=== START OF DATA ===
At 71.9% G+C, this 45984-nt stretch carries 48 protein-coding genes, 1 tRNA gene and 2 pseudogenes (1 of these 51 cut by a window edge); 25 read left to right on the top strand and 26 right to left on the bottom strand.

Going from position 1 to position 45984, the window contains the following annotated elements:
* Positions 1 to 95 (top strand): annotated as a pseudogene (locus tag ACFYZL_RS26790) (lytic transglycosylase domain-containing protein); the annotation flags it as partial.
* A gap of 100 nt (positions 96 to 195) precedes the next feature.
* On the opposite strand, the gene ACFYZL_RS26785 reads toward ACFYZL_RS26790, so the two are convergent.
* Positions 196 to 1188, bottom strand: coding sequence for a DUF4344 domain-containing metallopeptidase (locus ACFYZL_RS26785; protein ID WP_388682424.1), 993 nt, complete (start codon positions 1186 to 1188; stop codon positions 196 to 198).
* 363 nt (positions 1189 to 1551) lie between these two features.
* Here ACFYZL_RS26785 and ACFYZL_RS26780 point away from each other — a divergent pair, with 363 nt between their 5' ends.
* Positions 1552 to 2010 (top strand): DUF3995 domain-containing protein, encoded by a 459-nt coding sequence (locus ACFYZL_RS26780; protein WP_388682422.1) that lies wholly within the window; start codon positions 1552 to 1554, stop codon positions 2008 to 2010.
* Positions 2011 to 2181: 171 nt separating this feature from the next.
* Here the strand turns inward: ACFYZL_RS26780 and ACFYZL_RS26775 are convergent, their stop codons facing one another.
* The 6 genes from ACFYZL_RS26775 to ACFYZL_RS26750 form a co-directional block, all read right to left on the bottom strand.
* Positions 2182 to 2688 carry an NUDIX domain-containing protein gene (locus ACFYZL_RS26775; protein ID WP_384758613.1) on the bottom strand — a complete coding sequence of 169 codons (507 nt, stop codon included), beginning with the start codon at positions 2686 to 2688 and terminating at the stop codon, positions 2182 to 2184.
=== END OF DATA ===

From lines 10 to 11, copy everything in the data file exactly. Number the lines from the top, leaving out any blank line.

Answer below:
* Positions 2011 to 2181: 171 nt separating this feature from the next.
* Here the strand turns inward: ACFYZL_RS26780 and ACFYZL_RS26775 are convergent, their stop codons facing one another.